Sonifying Animation: The Visual-Audioizer
A tool called a visual-audioizer reads, interpolates, and elucidates audio from visual input. Using non-objective techniques and animation principles, the animator/computer-musician can use drawing as both technique and practice, much like learning a musical instrument. Pre-recorded videos provide another alternative allowing animated pieces, coupled with audible output, to be experienced in a new perspective.
Graduate Researcher – MFA Thesis Project
Kyoung Swearingen, Assistant Professor of Design
Marc Ainger, Associate Professor, Music
Matt Lewis, Assistant Professor, Design
The visual-audioizer is a patch created in Max in which traditional animation techniques, in tandem with basic computer vision tracking methods, can be used as a tool to allow the visual time-based media artist to produce audio and eventually, music. Using this tool with the animated form provides real-time feedback within a dynamic locale constrained to the software and allows the user to hear their visual creations within a sonic setting.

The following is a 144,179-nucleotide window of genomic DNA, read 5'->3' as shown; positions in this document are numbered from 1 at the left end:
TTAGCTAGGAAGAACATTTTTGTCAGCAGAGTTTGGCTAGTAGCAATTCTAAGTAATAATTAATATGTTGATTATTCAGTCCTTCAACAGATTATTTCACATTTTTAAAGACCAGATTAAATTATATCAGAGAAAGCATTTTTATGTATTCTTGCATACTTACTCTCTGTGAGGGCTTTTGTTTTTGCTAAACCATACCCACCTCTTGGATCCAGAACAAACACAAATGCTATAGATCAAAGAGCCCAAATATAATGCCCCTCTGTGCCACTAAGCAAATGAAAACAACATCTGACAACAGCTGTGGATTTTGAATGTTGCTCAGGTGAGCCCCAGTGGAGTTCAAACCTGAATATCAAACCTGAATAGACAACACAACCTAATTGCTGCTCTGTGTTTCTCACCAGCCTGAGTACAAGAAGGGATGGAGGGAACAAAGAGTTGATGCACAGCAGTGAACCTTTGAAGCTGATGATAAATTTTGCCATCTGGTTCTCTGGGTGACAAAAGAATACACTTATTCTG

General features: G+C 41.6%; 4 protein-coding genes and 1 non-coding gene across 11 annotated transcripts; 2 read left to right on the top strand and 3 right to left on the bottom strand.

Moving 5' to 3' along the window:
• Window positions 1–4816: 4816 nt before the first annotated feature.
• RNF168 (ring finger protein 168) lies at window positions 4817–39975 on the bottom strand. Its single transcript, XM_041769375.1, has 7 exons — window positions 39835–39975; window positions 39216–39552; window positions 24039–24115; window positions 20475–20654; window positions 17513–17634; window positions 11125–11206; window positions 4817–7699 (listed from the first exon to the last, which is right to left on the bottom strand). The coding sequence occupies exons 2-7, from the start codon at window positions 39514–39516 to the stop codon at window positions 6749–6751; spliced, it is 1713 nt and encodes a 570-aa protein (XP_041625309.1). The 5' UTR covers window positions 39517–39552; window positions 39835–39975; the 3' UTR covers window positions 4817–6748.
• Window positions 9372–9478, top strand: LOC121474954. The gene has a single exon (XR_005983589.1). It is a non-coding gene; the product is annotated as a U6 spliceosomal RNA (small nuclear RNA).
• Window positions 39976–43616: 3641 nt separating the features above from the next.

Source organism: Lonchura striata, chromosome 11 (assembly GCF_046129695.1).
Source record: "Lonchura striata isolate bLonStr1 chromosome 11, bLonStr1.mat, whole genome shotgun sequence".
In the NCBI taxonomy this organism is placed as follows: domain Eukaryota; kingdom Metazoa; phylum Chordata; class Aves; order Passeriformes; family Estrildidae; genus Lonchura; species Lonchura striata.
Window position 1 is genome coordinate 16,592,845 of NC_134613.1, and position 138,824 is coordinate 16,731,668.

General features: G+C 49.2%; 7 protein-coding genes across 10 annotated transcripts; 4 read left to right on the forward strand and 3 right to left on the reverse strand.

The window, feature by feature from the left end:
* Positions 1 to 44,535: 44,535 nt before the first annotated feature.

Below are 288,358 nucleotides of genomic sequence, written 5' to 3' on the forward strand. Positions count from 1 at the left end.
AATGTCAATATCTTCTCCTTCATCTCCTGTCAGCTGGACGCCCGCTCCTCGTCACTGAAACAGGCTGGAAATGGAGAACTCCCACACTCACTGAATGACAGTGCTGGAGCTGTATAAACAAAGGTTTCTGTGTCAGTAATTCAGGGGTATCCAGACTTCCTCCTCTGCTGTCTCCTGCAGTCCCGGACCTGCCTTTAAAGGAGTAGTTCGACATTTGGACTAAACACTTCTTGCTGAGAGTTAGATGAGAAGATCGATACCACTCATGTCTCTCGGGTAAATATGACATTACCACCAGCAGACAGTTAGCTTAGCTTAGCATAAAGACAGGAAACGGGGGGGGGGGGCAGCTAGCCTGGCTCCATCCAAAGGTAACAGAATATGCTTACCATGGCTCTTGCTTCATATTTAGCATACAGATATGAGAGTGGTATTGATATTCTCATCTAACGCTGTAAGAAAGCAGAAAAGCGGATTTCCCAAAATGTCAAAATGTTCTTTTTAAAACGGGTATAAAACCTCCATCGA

For the user unfamiliar with animation techniques and computer music, an experiential media system is one in which animation, audiovisuals, and exploration are considered synonymous. To the animator, this is an alternative method/ consideration to letting the implicit temporal-knowledge of motion to apply this system as a means of creating audio. For the computer musician, this is a new way to learn about animation and the role of animation techniques as a musical instrument. Using the visual-audioizer, animators and computer musicians will find new ways to experience and create their audiovisual media through means of drawing and interacting with the tool itself.
Project Presented At:
ACCAD 2020 Playtesting Day
The International Conference on New Interfaces for Musical Expression (NIME) 2020